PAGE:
Do you understand the benefits of public relations (PR) for your small business and brand? Brand authority and marketing communications creative in Southern Africa with Get-Published, Nadia Hearn, aims to teach other entrepreneurs about how PR can help their business and where it fits into their marketing plan.
“Understanding marketing, the different tactics and what each delivers, must inform your strategy so that it is spot on to deliver against your business objectives and marketing spend,” says Hearn, who is the founder of Get-Published, an entrepreneur, broadcast media producer, and presenter, and a purpose-driven business mentor. She shares her insights after almost two decades of seeing first-hand the marketing and sales pains of SMEs and entrepreneurs.
Here are her must-know facts about how and where PR belongs in the total marketing mix and how you can use public relations to gain business results, in her own words…
PR’s position in the sales process
PR’s job is to add great value to organic (not paid for) content that ethically educates your target customer on the problems they may be experiencing and provides better solutions to remove their pain points. Second to this, your prospects must understand how your services and products help them, what difference they really make, and how they can benefit from what you offer.
PR creates trust and credibility for your business as well as awareness so that your sales tactics can be successful. Your prospects are influenced during the sales process in the evaluation phase – before they convert (buy) – and this is a very important step in the decision-making process.
It is at this point your potential customer will review if you are ‘the expert’, that you are who you say you are, and your business is a valuable source. They will be influenced by your story of how you can help, why you or your business care about them, and why you are great at what you offer, as well as stories and proof of how you helped others and what they can expect to gain.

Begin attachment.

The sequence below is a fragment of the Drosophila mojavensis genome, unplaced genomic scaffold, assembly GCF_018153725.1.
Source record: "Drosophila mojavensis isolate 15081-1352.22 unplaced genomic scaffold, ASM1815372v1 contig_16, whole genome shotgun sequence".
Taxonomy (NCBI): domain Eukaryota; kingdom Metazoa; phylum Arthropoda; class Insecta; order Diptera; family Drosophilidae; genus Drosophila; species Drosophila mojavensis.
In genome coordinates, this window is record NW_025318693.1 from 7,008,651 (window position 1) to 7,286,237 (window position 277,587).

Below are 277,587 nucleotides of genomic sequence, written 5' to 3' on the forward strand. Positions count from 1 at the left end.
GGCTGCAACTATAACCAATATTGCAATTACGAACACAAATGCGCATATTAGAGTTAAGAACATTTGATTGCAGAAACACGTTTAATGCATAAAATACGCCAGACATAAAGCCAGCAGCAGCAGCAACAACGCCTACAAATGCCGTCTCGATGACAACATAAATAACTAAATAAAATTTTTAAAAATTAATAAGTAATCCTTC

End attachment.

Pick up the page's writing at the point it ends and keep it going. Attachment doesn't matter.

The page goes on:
Digital PR and how it will support search
You may have heard that your business needs a great digital footprint? If so, you may wonder what that includes… It simply means that when anyone searches you or your business online, you come up preferably on page one of the search engine. While PR does not do the job of Search Engine Optimisation (SEO) it definitely helps with searchability, especially if you are featured in high-ranking news pages and websites.
Are your profiles on digital platforms popping up and do they look professional? Are they aligned to who you say you are? Do they provide the right credentials around what you are great at and what you offer? Do they make it easy for others to connect with you?
This also applies to businesses and their brands. Having a good and healthy digital footprint also includes a polished and professional brand visually that is well represented, has a consistent brand voice and message across social media pages, your website/s and all digital marketing materials.
Consistency is crucial when building a credible, trusted, and recognised brand that your market feels safe with and knows what to expect from you through your marketing communications.
PR is not a lead generation tool
It is vital to understand that public relations is not going to get your phone ringing nonstop with new business leads. After a radio interview you may see some website visits or get a message or two, however you most likely won’t see a massive immediate impact.
This is 100% normal, a few media interviews will not get you famous or you – or your brand top of mind awareness. What you do need for your PR strategy to work is consistent exposure in the media for anyone to pay attention, as to them you are not important yet.
Your prospect needs to see, read or hear about you or your business several times – it is proven that they need to see you up to eight times – for it to stick.
PR as a solo marketing activity
Will PR work as a standalone marketing strategy? The answer is yes, but only if you have an excellent sales strategy that is currently producing results and your PR can then do its job to support sales in its closing stage.
As explained, PR is not a sales lead generation tactic, so how else will it support you? Media exposure can support you on overall brand awareness and to stay top of mind, it can also act as an education tool, and can tackle difficult misperception challenges in the market.
PR supports the introduction job for you as the business owner or the sales team; your prospects get to know who the business is and why you have something amazing to sell that can change their business or lives. PR helps answer the question ‘why’ you?
Hopefully, this shines a light on what to expect from PR in your business. A point to note is that PR needs to run for a few months at the very least. It is recommended that PR run for no less than three active months to see some good impact on business objectives, however, ideally it takes six to 12 months to gain great consistent media exposure to your target market and to build trust.